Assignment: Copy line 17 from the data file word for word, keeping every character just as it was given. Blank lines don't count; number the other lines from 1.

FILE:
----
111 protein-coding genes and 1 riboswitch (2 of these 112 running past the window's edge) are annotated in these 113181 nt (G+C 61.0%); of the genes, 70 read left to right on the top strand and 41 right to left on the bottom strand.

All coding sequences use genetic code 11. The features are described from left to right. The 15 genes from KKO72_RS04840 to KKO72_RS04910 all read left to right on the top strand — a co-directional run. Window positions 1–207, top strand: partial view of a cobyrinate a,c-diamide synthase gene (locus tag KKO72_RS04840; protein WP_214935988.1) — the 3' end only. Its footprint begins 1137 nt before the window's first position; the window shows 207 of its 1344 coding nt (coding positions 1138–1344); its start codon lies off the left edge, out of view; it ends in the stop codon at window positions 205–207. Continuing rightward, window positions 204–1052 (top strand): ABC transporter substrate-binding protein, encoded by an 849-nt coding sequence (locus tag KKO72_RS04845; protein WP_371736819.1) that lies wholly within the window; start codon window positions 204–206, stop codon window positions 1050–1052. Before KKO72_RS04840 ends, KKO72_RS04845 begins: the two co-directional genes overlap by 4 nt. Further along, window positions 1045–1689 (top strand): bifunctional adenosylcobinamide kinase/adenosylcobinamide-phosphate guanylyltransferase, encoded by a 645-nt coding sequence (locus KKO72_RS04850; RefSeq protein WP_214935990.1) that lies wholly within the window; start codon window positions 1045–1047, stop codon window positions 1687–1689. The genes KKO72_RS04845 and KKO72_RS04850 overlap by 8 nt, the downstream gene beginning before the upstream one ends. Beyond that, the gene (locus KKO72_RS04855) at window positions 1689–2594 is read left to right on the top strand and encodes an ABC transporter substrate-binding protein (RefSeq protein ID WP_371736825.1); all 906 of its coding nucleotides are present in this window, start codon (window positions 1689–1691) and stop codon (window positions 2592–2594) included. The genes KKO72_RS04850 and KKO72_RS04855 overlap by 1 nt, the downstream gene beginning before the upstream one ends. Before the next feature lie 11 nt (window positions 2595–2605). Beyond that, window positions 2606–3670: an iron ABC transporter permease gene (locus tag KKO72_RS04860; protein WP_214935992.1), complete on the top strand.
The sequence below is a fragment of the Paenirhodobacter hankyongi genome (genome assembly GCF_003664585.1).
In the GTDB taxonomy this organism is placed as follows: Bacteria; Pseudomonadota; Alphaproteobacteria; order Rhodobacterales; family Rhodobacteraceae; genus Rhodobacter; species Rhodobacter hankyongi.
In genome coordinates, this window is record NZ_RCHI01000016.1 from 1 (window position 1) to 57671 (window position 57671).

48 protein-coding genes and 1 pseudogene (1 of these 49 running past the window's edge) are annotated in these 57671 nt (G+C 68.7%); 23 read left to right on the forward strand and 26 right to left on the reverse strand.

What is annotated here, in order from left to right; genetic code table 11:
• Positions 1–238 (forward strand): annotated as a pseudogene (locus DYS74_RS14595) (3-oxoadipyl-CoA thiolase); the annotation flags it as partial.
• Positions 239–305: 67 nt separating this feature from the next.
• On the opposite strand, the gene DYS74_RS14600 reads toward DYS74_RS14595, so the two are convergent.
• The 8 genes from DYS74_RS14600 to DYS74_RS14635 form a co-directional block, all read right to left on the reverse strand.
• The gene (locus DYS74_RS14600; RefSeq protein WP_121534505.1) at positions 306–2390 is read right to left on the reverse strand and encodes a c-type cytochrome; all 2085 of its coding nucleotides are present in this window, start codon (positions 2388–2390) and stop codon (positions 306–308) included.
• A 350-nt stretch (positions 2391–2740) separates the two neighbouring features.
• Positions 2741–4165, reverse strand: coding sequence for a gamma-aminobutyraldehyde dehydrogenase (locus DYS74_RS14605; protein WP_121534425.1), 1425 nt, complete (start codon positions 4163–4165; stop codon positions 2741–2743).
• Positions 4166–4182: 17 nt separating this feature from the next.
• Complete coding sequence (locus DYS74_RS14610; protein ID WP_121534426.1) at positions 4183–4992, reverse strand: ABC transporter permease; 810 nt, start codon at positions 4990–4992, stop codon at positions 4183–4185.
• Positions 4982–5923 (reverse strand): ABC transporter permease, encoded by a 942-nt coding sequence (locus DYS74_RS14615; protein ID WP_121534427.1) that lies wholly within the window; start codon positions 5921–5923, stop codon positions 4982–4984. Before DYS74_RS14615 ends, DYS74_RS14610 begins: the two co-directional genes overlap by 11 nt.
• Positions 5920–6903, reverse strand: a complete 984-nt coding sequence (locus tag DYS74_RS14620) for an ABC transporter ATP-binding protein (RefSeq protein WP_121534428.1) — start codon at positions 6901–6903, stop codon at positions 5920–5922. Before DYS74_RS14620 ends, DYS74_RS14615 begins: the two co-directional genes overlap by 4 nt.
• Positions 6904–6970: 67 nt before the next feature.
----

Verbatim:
• Positions 4982–5923 (reverse strand): ABC transporter permease, encoded by a 942-nt coding sequence (locus DYS74_RS14615; protein ID WP_121534427.1) that lies wholly within the window; start codon positions 5921–5923, stop codon positions 4982–4984. Before DYS74_RS14615 ends, DYS74_RS14610 begins: the two co-directional genes overlap by 11 nt.